Speed to Read
Elizabeth DeHaye
Growing independence and fluency

Rationale:  Fluent Readers are more likely to enjoy reading.  To read fluently, children must be able to read quickly.  This lesson will help children practice reading quickly through multiple "rehearsal" readings of texts for a performance reading to a younger children.

Materials:  one copy of Stellaluna, by Janell Cannon, Harcourt Brace & Company. 1993; one timer for every two children; primary paper and pencils.

1.  Introduce lesson by telling students:  "In order to be good readers, we must be able to read quickly.  Reading slowly is not enjoyable for readers or listeners, and so we must practice.  When we practice and become quick readers, each of you will get to read our story to a kindergartner".
2.  Teacher will model reading passages of Stellaluna both quickly, and in a slow, dragging manner.  Teacher will also model and remind students about cross-checking:  "She landed in a bird's neck.  Mmm, that does not make sense.  I will do what we call cross-checking - go back and look closely at all of the letters in each word and read this sentence again.  She landed in a bird's nest.  Now that makes sense!"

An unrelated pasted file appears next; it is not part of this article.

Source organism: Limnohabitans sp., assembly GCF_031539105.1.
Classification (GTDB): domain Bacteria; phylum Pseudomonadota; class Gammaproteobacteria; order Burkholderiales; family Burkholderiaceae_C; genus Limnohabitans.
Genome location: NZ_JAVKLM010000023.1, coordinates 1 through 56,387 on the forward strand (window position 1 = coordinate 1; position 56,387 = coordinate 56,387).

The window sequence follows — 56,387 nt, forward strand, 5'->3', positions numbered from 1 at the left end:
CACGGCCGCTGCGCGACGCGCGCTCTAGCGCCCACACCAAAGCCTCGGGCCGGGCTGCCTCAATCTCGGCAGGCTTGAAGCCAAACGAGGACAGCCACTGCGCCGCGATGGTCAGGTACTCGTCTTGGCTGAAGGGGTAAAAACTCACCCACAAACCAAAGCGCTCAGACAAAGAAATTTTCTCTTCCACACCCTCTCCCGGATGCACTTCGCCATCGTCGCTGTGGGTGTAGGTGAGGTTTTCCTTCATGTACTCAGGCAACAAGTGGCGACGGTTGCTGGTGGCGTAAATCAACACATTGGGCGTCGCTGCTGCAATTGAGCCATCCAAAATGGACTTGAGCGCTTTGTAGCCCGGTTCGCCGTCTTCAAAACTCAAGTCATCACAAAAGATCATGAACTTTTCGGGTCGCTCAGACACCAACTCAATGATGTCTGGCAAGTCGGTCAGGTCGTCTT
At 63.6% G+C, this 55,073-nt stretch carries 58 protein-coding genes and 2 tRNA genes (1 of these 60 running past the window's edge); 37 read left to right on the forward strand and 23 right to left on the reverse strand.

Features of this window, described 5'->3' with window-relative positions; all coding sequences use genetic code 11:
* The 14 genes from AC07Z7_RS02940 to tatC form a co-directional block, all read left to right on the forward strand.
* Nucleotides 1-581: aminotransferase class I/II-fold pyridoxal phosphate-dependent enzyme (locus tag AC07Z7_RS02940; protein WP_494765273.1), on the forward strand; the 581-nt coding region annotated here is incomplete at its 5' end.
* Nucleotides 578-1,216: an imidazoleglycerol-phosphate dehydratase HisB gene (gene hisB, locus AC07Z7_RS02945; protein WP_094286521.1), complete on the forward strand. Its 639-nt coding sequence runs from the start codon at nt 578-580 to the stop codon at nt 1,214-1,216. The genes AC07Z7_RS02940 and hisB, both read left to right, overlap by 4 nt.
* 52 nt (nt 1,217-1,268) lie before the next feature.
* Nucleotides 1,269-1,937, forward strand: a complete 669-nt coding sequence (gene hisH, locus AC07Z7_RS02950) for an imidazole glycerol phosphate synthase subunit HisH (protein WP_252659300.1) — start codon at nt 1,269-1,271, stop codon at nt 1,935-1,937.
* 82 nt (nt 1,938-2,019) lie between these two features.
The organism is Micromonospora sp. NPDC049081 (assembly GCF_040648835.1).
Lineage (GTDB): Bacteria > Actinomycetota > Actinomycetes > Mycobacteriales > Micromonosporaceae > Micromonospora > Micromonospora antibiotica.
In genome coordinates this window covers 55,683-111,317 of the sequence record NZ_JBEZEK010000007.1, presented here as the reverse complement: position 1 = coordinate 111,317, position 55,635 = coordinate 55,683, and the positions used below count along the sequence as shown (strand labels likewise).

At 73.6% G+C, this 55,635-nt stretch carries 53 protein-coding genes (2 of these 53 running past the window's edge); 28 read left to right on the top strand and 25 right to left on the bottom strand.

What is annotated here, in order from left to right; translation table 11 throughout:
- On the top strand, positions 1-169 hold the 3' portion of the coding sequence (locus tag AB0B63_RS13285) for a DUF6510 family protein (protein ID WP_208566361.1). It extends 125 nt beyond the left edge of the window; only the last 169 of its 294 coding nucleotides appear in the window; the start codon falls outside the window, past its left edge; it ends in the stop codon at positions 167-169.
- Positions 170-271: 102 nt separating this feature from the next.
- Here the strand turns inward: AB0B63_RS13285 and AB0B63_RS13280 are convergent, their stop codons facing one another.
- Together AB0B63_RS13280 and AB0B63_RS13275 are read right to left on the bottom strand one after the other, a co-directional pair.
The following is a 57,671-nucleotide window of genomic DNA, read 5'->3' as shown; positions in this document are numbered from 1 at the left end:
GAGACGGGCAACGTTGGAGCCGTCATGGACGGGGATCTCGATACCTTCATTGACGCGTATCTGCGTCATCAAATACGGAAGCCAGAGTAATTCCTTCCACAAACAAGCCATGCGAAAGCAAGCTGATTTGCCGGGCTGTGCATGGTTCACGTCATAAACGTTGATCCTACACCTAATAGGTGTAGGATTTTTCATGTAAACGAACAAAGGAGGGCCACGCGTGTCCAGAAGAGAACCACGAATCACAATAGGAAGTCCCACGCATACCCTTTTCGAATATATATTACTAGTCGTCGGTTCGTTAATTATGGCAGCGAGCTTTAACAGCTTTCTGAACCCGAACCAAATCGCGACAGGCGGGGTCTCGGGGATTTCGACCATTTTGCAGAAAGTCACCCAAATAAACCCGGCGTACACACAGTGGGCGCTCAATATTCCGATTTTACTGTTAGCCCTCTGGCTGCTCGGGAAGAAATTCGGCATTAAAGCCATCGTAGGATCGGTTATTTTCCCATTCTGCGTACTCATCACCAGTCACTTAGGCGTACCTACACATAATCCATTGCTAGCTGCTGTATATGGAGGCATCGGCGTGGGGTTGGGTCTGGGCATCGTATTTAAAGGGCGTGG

3.  Teacher and students will practice reading passages of the story out loud together.
4.  Teacher will pair students off.  Teacher will model how to use the timer and record times.  One child will read the story while the other listens and times.  The students will record their reading times on a chart.
5.  Students will practice and time their reading with a buddy every day for several days, and will be given the opportunity to take the book home.
6.  At the end of the week, the children will visit a kindergarten classroom and will each read Stellaluna to a younger child.

Assessment:  The reading time chart will be used to assess the students' reading speed.

Reference:  Dr. Bruce Murray, Auburn University:  http:// www.auburn.edu/rdggenie

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